Scottish Ambulance Service

– in the Scottish Parliament at 2:30 pm on 7th February 2002.

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Photo of Margaret Smith Margaret Smith Liberal Democrat 2:30 pm, 7th February 2002

To ask the Scottish Executive when a priority dispatch system for the Scottish Ambulance Service will be implemented. (S1O-4628)

Photo of Malcolm Chisholm Malcolm Chisholm Labour

The Scottish Ambulance Service sent a full business case for that project to the department a few days ago. The department is considering the case carefully but urgently. Subject to the department's approval, the service expects to be able to complete implementation of the project in 2004-05.

Photo of Margaret Smith Margaret Smith Liberal Democrat

As the minister will be aware, many members are concerned that the reduction in the number of ambulance centres will have a negative impact on the service and on projected reaction times. Will he answer those concerns and say whether he is content that the reduction in the number of centres will have a positive and not a negative impact on the service?

Photo of Malcolm Chisholm Malcolm Chisholm Labour

The situation is the opposite of what Margaret Smith suggested. The reality is that the Scottish Ambulance Service has done an important piece of work, which the Executive asked it to do. We will look urgently at that work. However, the plan cannot be implemented unless there is investment in three operation rooms. Unless that happens, it will not be possible to move to the priority dispatch system. Those two things must be done simultaneously. I hope to be able to give a response to the report in the near future.

Photo of Richard Lochhead Richard Lochhead Scottish National Party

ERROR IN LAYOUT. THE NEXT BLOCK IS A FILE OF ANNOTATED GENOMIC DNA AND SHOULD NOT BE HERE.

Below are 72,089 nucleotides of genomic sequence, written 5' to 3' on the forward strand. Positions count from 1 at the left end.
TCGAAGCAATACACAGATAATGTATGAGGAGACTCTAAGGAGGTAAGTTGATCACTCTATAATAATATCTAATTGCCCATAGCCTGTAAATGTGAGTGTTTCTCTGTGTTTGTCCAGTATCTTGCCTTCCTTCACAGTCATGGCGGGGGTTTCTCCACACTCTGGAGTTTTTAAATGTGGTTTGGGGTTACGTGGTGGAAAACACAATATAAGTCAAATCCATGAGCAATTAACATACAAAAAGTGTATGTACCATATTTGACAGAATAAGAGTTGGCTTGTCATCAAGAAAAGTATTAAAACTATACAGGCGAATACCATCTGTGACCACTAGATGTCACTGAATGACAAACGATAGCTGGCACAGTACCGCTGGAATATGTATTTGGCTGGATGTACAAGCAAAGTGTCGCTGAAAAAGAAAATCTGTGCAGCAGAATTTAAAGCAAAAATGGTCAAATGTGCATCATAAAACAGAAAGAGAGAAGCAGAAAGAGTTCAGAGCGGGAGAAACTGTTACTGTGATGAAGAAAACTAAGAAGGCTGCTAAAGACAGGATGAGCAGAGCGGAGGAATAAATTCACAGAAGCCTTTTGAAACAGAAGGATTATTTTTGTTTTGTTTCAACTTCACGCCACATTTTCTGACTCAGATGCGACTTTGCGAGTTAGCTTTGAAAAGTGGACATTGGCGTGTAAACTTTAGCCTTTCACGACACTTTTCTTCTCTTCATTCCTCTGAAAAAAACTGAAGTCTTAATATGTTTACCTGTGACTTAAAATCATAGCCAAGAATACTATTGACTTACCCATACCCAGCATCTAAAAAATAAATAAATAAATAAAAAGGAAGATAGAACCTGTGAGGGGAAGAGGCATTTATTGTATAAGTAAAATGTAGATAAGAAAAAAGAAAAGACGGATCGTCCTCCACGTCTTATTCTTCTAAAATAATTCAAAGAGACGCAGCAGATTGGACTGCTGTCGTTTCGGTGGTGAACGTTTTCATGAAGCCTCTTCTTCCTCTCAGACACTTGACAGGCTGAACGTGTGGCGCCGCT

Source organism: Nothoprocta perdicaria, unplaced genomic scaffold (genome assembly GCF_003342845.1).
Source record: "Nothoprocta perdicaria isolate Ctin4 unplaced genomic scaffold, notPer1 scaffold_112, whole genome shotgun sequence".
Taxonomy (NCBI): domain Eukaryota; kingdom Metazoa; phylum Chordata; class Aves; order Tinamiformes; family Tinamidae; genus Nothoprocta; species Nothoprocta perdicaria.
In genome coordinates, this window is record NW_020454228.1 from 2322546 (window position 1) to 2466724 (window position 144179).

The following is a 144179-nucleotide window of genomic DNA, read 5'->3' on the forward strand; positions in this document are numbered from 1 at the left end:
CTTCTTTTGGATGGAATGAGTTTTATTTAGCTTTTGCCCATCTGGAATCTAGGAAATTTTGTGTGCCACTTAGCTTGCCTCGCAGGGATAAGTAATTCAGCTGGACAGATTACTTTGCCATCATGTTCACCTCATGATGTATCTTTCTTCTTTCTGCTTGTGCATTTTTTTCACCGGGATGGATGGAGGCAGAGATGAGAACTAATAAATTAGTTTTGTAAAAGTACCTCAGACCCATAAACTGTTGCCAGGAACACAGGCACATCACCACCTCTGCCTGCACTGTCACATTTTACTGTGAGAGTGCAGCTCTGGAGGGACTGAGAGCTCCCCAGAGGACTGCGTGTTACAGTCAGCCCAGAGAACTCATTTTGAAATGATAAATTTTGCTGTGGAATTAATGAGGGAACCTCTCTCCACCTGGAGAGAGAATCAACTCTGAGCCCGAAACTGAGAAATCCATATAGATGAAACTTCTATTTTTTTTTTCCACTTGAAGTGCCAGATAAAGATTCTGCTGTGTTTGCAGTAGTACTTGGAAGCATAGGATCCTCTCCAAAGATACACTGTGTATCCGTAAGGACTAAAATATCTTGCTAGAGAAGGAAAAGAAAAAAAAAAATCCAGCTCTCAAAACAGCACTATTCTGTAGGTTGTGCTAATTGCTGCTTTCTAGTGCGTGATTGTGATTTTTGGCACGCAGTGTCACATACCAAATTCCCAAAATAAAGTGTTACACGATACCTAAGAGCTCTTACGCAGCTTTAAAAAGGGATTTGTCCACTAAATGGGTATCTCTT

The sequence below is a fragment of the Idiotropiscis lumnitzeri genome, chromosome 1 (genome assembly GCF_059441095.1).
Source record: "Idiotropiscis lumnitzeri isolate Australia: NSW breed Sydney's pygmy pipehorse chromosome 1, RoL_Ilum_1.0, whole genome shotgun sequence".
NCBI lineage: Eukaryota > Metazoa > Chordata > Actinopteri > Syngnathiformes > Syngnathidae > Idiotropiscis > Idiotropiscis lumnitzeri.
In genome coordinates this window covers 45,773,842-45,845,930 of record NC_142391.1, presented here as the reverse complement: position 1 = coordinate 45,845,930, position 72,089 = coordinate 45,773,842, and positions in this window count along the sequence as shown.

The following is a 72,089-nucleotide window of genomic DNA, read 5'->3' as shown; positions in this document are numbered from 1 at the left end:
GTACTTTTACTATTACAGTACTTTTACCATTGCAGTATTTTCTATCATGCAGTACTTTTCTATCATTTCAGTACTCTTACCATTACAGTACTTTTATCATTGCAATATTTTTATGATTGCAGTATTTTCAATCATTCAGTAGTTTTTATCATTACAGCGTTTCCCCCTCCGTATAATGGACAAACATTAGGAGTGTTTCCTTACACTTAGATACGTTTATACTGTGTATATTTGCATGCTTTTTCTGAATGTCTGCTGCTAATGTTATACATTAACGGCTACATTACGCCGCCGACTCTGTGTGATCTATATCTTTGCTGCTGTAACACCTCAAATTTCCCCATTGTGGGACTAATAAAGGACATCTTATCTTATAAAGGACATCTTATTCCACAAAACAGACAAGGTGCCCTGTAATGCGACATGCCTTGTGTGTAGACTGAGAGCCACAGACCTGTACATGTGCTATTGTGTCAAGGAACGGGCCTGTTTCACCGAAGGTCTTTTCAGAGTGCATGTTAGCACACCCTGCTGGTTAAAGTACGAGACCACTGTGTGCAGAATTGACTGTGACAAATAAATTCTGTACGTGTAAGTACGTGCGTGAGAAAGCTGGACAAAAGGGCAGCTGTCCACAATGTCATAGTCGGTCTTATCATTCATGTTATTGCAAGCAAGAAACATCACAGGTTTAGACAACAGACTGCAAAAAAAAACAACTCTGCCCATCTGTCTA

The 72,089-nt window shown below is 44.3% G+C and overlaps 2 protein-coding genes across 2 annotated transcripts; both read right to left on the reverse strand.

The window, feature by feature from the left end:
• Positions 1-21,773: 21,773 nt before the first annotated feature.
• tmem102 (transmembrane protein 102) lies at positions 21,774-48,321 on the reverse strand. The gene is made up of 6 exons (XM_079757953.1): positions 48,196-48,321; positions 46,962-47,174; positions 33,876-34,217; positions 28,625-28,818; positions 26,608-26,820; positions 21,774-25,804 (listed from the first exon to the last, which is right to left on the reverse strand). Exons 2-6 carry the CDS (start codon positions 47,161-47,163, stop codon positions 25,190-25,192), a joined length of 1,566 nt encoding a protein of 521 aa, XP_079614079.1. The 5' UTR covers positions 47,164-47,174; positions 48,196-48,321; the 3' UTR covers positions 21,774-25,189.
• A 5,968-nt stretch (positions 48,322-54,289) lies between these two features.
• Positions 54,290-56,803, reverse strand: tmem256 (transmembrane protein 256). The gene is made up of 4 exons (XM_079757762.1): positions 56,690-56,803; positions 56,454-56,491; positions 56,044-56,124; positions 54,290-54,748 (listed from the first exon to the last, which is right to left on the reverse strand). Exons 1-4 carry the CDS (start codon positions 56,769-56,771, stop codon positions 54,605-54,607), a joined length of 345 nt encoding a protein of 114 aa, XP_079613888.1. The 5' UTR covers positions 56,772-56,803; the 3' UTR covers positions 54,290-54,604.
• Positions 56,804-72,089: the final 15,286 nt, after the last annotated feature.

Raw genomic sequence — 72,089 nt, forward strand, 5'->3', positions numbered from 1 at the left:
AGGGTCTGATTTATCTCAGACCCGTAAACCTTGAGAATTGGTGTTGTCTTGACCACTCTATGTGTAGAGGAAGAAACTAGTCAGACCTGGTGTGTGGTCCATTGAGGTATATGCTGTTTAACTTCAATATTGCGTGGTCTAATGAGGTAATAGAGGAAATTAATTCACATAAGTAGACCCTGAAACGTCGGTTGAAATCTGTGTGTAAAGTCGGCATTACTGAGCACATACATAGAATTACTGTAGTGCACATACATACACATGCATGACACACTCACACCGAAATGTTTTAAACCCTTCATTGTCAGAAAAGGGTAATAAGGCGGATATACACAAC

Will the minister tell members whether the Aberdeen ambulance control room will play a role in delivering the new system? If not, does that mean he is proceeding with closure against the wishes of 22,000 local people who signed a petition to keep the Aberdeen centre open?

Photo of Malcolm Chisholm Malcolm Chisholm Labour

There will be room for smaller local centres, but the reality is that the new priority dispatch system depends on having three operation rooms and on major investment being put into them. I understand that that plan has given rise to concerns, but when people understand the reason for that investment in the new operation rooms, they will support the plan. It is clear that people want to move to the priority dispatch system, but that cannot happen without the investment in three operation rooms.

Photo of Janis Hughes Janis Hughes Labour

In the light of the current concerns over the siting of accident and emergency facilities in Glasgow, can the minister tell us when we will finally have a trained paramedic in each ambulance who can be used in the priority dispatch system?

Photo of Malcolm Chisholm Malcolm Chisholm Labour

The issue of paramedics is fundamental, too. We cannot move to the priority dispatch system unless we invest in extra paramedics. That is part of the Scottish Ambulance Service's business case. I want to look at the detailed issues over the next few weeks. There must and will be more investment in paramedics. By building up that service, we can have the kind of emergency services throughout Scotland that we want.

Photo of David Mundell David Mundell Conservative

The minister will be aware that last year an ambulance travelled from Glasgow to Dumfries via Edinburgh and Hawick. Will he ensure that, when the proposals are implemented and the new centres are established, there will be proper geographical computer data to allow the dispatch to take into account complicated rural geographies?

Photo of Malcolm Chisholm Malcolm Chisholm Labour

One issue that we must consider is how the plan will work in remote and rural areas. I look forward to discussing that and other issues that have been raised when I visit the Scottish Ambulance Service College the week after next. I will be talking with the chair and senior management about all the issues that members have raised.